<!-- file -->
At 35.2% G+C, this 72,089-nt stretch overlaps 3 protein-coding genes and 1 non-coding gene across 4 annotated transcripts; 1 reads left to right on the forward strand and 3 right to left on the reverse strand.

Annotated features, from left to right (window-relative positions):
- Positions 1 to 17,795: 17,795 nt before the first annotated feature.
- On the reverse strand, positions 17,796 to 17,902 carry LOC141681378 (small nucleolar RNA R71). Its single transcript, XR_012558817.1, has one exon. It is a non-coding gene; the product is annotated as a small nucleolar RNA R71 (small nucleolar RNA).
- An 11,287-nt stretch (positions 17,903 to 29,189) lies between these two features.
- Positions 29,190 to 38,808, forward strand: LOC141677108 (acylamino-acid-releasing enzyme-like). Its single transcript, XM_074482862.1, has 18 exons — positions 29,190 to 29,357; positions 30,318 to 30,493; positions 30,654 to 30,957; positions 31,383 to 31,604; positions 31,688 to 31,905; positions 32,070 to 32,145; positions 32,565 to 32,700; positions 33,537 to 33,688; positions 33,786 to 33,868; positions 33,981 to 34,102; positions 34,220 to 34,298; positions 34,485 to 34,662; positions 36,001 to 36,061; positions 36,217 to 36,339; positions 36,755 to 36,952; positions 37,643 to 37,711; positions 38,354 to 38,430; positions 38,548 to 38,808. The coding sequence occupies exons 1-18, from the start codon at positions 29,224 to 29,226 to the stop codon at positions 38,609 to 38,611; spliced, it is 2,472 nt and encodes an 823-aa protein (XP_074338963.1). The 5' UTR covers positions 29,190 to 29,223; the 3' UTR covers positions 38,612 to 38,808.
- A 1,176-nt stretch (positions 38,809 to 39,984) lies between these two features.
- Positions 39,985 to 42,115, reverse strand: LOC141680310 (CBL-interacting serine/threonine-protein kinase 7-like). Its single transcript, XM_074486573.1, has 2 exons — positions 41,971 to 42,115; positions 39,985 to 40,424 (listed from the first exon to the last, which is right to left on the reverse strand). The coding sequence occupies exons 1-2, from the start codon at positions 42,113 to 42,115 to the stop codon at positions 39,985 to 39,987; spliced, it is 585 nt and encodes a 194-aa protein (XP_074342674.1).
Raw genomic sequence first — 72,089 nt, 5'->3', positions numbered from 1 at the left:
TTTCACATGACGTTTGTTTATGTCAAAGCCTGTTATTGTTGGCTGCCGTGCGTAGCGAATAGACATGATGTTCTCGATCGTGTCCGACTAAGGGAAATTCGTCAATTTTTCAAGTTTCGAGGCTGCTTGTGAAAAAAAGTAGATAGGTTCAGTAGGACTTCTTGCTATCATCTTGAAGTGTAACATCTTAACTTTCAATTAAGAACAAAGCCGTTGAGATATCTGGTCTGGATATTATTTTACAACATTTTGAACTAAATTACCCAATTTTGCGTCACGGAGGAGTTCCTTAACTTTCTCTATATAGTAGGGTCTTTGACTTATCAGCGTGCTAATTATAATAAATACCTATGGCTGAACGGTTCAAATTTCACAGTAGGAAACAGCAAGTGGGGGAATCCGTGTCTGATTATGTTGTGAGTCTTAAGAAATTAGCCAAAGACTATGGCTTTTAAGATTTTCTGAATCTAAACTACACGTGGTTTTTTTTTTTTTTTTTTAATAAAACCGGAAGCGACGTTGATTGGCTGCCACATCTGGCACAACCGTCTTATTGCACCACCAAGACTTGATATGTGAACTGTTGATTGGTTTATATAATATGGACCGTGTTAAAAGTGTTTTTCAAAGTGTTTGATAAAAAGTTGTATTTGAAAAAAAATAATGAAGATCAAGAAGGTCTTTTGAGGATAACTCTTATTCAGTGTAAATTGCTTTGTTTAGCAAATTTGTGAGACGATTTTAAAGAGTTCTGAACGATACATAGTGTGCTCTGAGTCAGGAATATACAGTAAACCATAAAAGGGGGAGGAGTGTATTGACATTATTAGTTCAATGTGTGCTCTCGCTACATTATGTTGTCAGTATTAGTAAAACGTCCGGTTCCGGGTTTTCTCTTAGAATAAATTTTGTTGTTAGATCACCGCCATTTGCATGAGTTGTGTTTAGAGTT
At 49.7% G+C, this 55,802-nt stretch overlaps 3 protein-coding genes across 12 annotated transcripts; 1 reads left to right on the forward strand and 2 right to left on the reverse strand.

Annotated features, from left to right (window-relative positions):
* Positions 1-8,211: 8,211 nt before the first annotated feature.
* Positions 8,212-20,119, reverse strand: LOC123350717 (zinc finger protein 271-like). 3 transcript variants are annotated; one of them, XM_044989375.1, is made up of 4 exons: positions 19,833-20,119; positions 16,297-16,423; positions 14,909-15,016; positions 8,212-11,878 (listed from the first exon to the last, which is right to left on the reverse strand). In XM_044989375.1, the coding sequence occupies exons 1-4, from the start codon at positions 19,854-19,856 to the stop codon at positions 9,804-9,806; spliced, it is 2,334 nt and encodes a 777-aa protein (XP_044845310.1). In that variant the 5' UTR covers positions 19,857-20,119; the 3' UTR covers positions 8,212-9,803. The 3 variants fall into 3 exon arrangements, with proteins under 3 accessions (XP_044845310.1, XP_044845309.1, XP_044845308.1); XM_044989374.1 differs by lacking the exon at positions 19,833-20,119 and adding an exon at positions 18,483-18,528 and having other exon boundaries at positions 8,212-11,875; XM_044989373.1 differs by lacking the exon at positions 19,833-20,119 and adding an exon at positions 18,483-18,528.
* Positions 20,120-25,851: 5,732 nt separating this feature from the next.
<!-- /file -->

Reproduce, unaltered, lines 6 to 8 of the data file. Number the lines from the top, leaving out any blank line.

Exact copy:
- Positions 29,190 to 38,808, forward strand: LOC141677108 (acylamino-acid-releasing enzyme-like). Its single transcript, XM_074482862.1, has 18 exons — positions 29,190 to 29,357; positions 30,318 to 30,493; positions 30,654 to 30,957; positions 31,383 to 31,604; positions 31,688 to 31,905; positions 32,070 to 32,145; positions 32,565 to 32,700; positions 33,537 to 33,688; positions 33,786 to 33,868; positions 33,981 to 34,102; positions 34,220 to 34,298; positions 34,485 to 34,662; positions 36,001 to 36,061; positions 36,217 to 36,339; positions 36,755 to 36,952; positions 37,643 to 37,711; positions 38,354 to 38,430; positions 38,548 to 38,808. The coding sequence occupies exons 1-18, from the start codon at positions 29,224 to 29,226 to the stop codon at positions 38,609 to 38,611; spliced, it is 2,472 nt and encodes an 823-aa protein (XP_074338963.1). The 5' UTR covers positions 29,190 to 29,223; the 3' UTR covers positions 38,612 to 38,808.
- A 1,176-nt stretch (positions 38,809 to 39,984) lies between these two features.
- Positions 39,985 to 42,115, reverse strand: LOC141680310 (CBL-interacting serine/threonine-protein kinase 7-like). Its single transcript, XM_074486573.1, has 2 exons — positions 41,971 to 42,115; positions 39,985 to 40,424 (listed from the first exon to the last, which is right to left on the reverse strand). The coding sequence occupies exons 1-2, from the start codon at positions 42,113 to 42,115 to the stop codon at positions 39,985 to 39,987; spliced, it is 585 nt and encodes a 194-aa protein (XP_074342674.1).